A little over a year ago, Boom Studios announced that Grant Morrison would be working on an undisclosed new series at some point, with no specific details given. As we head into SDCC 2015, the publisher has now revealed what comic Morrison will be working on, and it's essentially Santa Claus: Year One.
Klaus is a six issue mini-series by Morrison and artist Dan Mora, best known for his art on Hexed. The series will focus on hot bearded crusader Santa as he fights off invaders, builds a sleigh, hangs out with his pet wolf (which has a bloody, red nose) and does all kinds of rugged manly things in the woods.
Q: Can Santa Claus beat Superman in a fight? Can he beat Batman? --@byharryconnolly
A: You, Harry, have been affected by the cynicism of a cynical age. Any schoolchild could tell you that Santa Claus would never fight Superman or Batman, because they are all on the same side. Then again, I suppose that's why you didn't ask a schoolchild and instead went straight to someone who specializes in providing needlessly elaborate answers to yes-or-no questions about fictional vigilantes.
So today, on this wintry Christmas Week Eve, I'm going to take up the spirit of the holiday and give you the answer you asked for. The short version? Yes. Santa Claus could beat those dudes like government reindeer. It wouldn't even be close.
Q: What is the best media representation of Santa Claus's origin? -- @pbarb
A: I'll be honest with you, folks: I love Santa Claus almost as much as I love Batman. In fact, I'm pretty sure the only reason the Caped Crusader gets the edge over Jolly Old St. Nick is that nobody's out there publishing five monthly comics about his continuing adventures. As a result of that egregious oversight, I'm not as familiar with Santa's various origins as I probably should be. There are, however, two origins for Santa Claus that I like an awful lot, despite the fact that they're so different from each other that they could almost be about two completely unrelated characters.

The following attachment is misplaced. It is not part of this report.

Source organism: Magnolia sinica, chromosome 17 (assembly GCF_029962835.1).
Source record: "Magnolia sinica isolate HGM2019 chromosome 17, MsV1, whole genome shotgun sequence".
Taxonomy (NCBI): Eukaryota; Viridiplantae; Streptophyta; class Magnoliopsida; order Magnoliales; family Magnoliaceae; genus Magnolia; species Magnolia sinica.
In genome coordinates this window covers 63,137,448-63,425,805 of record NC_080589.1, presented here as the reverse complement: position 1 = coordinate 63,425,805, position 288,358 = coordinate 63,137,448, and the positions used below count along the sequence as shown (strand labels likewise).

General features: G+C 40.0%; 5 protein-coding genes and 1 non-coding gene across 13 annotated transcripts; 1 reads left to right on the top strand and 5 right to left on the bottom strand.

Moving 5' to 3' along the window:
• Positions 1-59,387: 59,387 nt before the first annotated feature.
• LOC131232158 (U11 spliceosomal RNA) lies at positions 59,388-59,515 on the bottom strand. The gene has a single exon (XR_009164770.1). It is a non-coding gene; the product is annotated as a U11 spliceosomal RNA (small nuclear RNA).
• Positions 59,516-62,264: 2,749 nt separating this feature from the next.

If you're not familiar with the Aquabats Super Show, then let me tell you, friends, it was pretty great. It ran for three years on the Hub, following the adventures of the Aquabats, a real-life superhero-themed band known for battling monsters onstage, recast as a group of musical superheroes who traveled the world battling evil with the power of rock 'n' roll and guitars that shoot lightning, featuring guest stars like Weird Al and Tony Hawk, and frequently written and directed by Homestar Runner co-creator Matt Chapman. In other words, it's the perfect television show.
Needless to say, the Christmas special was just as amazing as the rest of the series, as the Aquabats journey to a town where Christmas has been outlawed by the Krampus, who took over with plans to hand out a birch-rod beating to anyone who dares to celebrate the holidays.
Q: What superhero has the loveable jolliness/elf-oppressing fist of iron necessary to take over for Santa? -- @FrankMcCormick